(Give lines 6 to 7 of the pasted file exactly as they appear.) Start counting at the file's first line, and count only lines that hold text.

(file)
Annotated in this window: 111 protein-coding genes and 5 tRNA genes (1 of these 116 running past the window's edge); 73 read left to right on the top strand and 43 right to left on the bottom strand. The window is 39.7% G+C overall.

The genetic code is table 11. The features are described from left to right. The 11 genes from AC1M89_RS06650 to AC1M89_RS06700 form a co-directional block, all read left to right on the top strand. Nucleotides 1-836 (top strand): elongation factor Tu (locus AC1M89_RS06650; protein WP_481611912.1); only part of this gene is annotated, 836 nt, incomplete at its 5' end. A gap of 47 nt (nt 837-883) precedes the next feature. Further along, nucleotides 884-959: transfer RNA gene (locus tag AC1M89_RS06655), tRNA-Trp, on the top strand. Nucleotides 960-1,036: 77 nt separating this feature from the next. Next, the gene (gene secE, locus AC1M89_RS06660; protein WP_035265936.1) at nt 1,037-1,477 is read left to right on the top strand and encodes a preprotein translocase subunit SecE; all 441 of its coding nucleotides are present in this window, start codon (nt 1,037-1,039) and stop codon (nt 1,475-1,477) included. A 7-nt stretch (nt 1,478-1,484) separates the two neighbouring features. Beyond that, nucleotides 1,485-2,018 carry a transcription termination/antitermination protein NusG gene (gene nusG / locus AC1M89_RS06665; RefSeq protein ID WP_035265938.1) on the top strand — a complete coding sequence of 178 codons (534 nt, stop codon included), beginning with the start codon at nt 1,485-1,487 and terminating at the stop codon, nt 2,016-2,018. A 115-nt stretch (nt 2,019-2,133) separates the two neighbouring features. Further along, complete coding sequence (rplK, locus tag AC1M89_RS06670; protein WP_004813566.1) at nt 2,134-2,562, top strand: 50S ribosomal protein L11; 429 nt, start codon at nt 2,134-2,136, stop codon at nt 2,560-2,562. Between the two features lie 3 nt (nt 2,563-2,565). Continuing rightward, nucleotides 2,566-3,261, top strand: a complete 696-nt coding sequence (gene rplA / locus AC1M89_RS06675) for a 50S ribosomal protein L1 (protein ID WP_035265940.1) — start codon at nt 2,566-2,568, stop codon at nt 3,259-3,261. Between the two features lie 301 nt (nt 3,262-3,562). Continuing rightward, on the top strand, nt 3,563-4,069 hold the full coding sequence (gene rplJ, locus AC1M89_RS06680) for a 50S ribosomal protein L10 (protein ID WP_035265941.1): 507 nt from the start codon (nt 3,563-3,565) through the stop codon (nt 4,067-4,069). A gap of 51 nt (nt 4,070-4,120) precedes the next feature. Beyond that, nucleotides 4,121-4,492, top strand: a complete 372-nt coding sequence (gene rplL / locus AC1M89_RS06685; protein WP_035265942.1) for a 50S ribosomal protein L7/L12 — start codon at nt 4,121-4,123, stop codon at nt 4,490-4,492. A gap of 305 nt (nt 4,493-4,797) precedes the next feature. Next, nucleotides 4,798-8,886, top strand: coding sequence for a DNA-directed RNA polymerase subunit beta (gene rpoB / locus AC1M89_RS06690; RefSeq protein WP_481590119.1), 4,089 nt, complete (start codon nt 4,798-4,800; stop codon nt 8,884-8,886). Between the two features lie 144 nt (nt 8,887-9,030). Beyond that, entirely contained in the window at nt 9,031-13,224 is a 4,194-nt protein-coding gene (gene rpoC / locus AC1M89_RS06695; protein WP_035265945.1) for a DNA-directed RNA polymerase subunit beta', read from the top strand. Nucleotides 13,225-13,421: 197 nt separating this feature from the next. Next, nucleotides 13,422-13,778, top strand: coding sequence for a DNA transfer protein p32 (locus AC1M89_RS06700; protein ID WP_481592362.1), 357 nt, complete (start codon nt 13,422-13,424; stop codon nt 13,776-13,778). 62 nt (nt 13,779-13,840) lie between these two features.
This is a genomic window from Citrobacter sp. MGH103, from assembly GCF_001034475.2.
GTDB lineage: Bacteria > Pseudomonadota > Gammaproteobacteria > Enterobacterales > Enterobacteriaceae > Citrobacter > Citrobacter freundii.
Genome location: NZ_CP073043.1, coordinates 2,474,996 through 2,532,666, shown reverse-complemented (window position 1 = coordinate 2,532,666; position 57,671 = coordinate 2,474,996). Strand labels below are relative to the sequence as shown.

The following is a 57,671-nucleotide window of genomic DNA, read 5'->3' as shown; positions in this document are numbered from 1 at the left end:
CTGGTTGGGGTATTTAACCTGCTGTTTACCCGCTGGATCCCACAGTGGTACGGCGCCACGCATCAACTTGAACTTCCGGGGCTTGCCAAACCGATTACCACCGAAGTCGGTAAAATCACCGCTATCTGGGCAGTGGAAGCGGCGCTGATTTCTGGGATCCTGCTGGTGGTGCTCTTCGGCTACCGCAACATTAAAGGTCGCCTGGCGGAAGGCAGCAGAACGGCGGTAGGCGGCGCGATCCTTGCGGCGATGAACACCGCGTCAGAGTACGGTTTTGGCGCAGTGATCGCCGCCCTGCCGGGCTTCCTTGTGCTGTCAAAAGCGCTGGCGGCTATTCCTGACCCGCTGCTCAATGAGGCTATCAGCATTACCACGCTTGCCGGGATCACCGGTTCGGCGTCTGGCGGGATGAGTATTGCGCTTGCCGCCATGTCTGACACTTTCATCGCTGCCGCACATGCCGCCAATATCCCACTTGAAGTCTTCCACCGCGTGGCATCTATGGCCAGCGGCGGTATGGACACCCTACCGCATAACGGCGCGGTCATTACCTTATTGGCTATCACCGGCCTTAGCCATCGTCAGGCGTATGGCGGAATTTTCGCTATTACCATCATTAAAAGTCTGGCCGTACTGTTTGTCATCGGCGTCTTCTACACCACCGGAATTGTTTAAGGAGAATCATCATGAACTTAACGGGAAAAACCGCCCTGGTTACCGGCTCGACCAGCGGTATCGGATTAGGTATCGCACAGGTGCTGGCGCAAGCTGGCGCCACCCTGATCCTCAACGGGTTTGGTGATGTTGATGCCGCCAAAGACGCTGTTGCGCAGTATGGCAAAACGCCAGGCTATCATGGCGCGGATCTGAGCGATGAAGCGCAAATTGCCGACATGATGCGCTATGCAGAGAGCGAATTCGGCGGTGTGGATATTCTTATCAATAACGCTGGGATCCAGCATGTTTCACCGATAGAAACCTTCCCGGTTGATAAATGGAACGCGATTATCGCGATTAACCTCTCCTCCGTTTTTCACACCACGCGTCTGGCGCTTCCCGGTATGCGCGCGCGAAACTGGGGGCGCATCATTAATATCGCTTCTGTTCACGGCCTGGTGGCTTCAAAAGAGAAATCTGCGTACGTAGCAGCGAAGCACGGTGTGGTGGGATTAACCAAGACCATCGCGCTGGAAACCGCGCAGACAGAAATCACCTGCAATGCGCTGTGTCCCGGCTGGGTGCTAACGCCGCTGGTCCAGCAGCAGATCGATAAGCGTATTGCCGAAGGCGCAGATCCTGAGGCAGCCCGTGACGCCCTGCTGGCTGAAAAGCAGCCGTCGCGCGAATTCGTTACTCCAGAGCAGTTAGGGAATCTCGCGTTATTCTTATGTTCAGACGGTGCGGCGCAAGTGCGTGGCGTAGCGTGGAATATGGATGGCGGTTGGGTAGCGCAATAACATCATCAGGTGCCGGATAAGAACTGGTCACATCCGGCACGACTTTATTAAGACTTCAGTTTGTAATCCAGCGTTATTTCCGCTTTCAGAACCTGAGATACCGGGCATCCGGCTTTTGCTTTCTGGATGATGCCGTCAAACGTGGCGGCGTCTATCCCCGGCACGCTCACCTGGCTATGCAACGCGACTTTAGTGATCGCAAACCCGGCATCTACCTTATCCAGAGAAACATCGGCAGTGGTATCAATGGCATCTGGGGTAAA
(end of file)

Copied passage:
The following is a 57,671-nucleotide window of genomic DNA, read 5'->3' as shown; positions in this document are numbered from 1 at the left end:
CTGGTTGGGGTATTTAACCTGCTGTTTACCCGCTGGATCCCACAGTGGTACGGCGCCACGCATCAACTTGAACTTCCGGGGCTTGCCAAACCGATTACCACCGAAGTCGGTAAAATCACCGCTATCTGGGCAGTGGAAGCGGCGCTGATTTCTGGGATCCTGCTGGTGGTGCTCTTCGGCTACCGCAACATTAAAGGTCGCCTGGCGGAAGGCAGCAGAACGGCGGTAGGCGGCGCGATCCTTGCGGCGATGAACACCGCGTCAGAGTACGGTTTTGGCGCAGTGATCGCCGCCCTGCCGGGCTTCCTTGTGCTGTCAAAAGCGCTGGCGGCTATTCCTGACCCGCTGCTCAATGAGGCTATCAGCATTACCACGCTTGCCGGGATCACCGGTTCGGCGTCTGGCGGGATGAGTATTGCGCTTGCCGCCATGTCTGACACTTTCATCGCTGCCGCACATGCCGCCAATATCCCACTTGAAGTCTTCCACCGCGTGGCATCTATGGCCAGCGGCGGTATGGACACCCTACCGCATAACGGCGCGGTCATTACCTTATTGGCTATCACCGGCCTTAGCCATCGTCAGGCGTATGGCGGAATTTTCGCTATTACCATCATTAAAAGTCTGGCCGTACTGTTTGTCATCGGCGTCTTCTACACCACCGGAATTGTTTAAGGAGAATCATCATGAACTTAACGGGAAAAACCGCCCTGGTTACCGGCTCGACCAGCGGTATCGGATTAGGTATCGCACAGGTGCTGGCGCAAGCTGGCGCCACCCTGATCCTCAACGGGTTTGGTGATGTTGATGCCGCCAAAGACGCTGTTGCGCAGTATGGCAAAACGCCAGGCTATCATGGCGCGGATCTGAGCGATGAAGCGCAAATTGCCGACATGATGCGCTATGCAGAGAGCGAATTCGGCGGTGTGGATATTCTTATCAATAACGCTGGGATCCAGCATGTTTCACCGATAGAAACCTTCCCGGTTGATAAATGGAACGCGATTATCGCGATTAACCTCTCCTCCGTTTTTCACACCACGCGTCTGGCGCTTCCCGGTATGCGCGCGCGAAACTGGGGGCGCATCATTAATATCGCTTCTGTTCACGGCCTGGTGGCTTCAAAAGAGAAATCTGCGTACGTAGCAGCGAAGCACGGTGTGGTGGGATTAACCAAGACCATCGCGCTGGAAACCGCGCAGACAGAAATCACCTGCAATGCGCTGTGTCCCGGCTGGGTGCTAACGCCGCTGGTCCAGCAGCAGATCGATAAGCGTATTGCCGAAGGCGCAGATCCTGAGGCAGCCCGTGACGCCCTGCTGGCTGAAAAGCAGCCGTCGCGCGAATTCGTTACTCCAGAGCAGTTAGGGAATCTCGCGTTATTCTTATGTTCAGACGGTGCGGCGCAAGTGCGTGGCGTAGCGTGGAATATGGATGGCGGTTGGGTAGCGCAATAACATCATCAGGTGCCGGATAAGAACTGGTCACATCCGGCACGACTTTATTAAGACTTCAGTTTGTAATCCAGCGTTATTTCCGCTTTCAGAACCTGAGATACCGGGCATCCGGCTTTTGCTTTCTGGATGATGCCGTCAAACGTGGCGGCGTCTATCCCCGGCACGCTCACCTGGCTATGCAACGCGACTTTAGTGATCGCAAACCCGGCATCTACCTTATCCAGAGAAACATCGGCAGTGGTATCAATGGCATCTGGGGTAAA